Syrian Kurdish forces are resuming the final phase of operations against ISIS, as the terrorist group is pushed back into its last remaining slivers of territory.
The resumption comes as CNN releases remarkable and rare frontline footage of the recent intense fight against ISIS, filmed by Brazilian photographer Gabriel Chaim.
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The latest Kurdish push against ISIS follows a lengthy and contentious stand-off with Turkish forces. Turkey, a NATO member, considers the Syrian Kurds -- the US coalition's main ally in the fight against ISIS -- a terrorist group.
Clashes between the Turkish military and the Syrian Kurds -- also known as the SDF when allied with Syrian Arab fighters against ISIS -- have intermittently plagued and delayed the final operations against ISIS. The most recent suspension occurred November 1, but operations restarted Sunday, the SDF said in a statement.
The SDF said operations resumed after "positive calls from our allies to de-escalate and focus the efforts on defeating ISIS, as it would contribute to the stabilization of the area and the benefit of all parties." The US has long been mediating between Ankara and the SDF to lessen tension to the point where the SDF can focus on ISIS.
The past months of the operations, aiming to deny ISIS their last small towns and swathes of inhospitable desert along the Iraqi border and at the far eastern end of the Euphrates river valley in Syria, have been a slower and tougher fight than many expected. The main holdout fighters are thought to be die-hard foreigners and ISIS leadership, taking a last stand.
Photographer Chaim joined the intense fight for the town of Sousa in late October, a period when the SDF fought tooth and nail to take its streets from ISIS. On October 23, four car bombs targeted SDF fighters, though the SDF said three attacks were stopped and the driver of the fourth was captured.
Chaim saw the heavy use of mortars by ISIS to try to push the SDF back, and the intense close-range use of artillery and airstrikes to flush ISIS out of urban positions. At one point in the footage, an Apache attack helicopter hovers over an ISIS target before its cannons destroy it.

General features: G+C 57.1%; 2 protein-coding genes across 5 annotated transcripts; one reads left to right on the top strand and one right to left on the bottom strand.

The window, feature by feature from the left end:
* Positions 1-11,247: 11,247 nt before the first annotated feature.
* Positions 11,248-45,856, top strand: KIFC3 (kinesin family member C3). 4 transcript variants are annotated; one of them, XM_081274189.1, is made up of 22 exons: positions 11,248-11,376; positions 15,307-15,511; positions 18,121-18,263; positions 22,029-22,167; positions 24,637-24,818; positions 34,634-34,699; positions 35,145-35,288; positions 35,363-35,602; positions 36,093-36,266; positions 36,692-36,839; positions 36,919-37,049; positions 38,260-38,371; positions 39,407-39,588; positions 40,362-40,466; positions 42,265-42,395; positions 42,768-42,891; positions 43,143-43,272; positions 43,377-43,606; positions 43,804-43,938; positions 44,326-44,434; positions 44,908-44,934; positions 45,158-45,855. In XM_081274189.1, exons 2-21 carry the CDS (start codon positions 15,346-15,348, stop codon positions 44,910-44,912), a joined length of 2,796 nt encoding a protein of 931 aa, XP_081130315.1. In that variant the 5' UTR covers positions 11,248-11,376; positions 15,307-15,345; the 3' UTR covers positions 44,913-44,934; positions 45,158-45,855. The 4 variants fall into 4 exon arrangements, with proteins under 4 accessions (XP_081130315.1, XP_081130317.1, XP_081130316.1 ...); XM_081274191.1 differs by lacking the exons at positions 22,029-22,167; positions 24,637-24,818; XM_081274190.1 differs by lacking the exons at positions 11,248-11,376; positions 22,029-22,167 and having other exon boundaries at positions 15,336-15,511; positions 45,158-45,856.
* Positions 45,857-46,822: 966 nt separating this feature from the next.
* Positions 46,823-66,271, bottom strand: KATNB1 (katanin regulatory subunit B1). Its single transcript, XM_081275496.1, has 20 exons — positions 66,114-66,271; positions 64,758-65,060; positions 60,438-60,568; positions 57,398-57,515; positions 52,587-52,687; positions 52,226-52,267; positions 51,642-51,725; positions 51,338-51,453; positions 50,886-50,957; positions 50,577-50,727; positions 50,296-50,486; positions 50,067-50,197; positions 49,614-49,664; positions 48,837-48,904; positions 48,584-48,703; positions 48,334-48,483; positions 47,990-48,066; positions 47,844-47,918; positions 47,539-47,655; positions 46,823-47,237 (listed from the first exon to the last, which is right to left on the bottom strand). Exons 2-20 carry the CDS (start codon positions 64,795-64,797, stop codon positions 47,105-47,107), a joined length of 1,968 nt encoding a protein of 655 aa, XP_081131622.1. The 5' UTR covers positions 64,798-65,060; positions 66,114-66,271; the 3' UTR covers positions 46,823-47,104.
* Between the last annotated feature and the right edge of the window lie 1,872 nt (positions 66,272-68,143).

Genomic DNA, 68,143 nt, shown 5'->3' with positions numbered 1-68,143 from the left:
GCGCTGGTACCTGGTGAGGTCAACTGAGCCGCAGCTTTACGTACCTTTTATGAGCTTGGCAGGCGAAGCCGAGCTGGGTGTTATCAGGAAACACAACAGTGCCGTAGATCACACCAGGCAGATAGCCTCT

He also witnessed the often young and poorly equipped nature of the militia leading this globally important fight. One apparently teenage fighter appears disorientated as he receives treatment following an explosion. Most medical care is done by the light of cellphones and involves just cleaning wounds with saline solution and applying rudimentary dressings.
On October 28, shortly after Chaim left the frontlines, many of the advances were reversed when ISIS took advantage of a sandstorm and counter-attacked, killing dozens of SDF fighters. The fight remains intense, despite the broad perception that ISIS have been defeated in the area.
Chaim also witnessed the difficulties the SDF face when they capture civilians fleeing ISIS-held areas. It is hard to weigh the immediate needs of the people against the possibility that they are ISIS sympathizers.
As one fighter says: "The biggest battle is going to be freeing the people from the ISIS way of thinking. They've been dragged here by ISIS from their former capital, Raqqa, but they still think ISIS will come back one day and give them a caliphate again."
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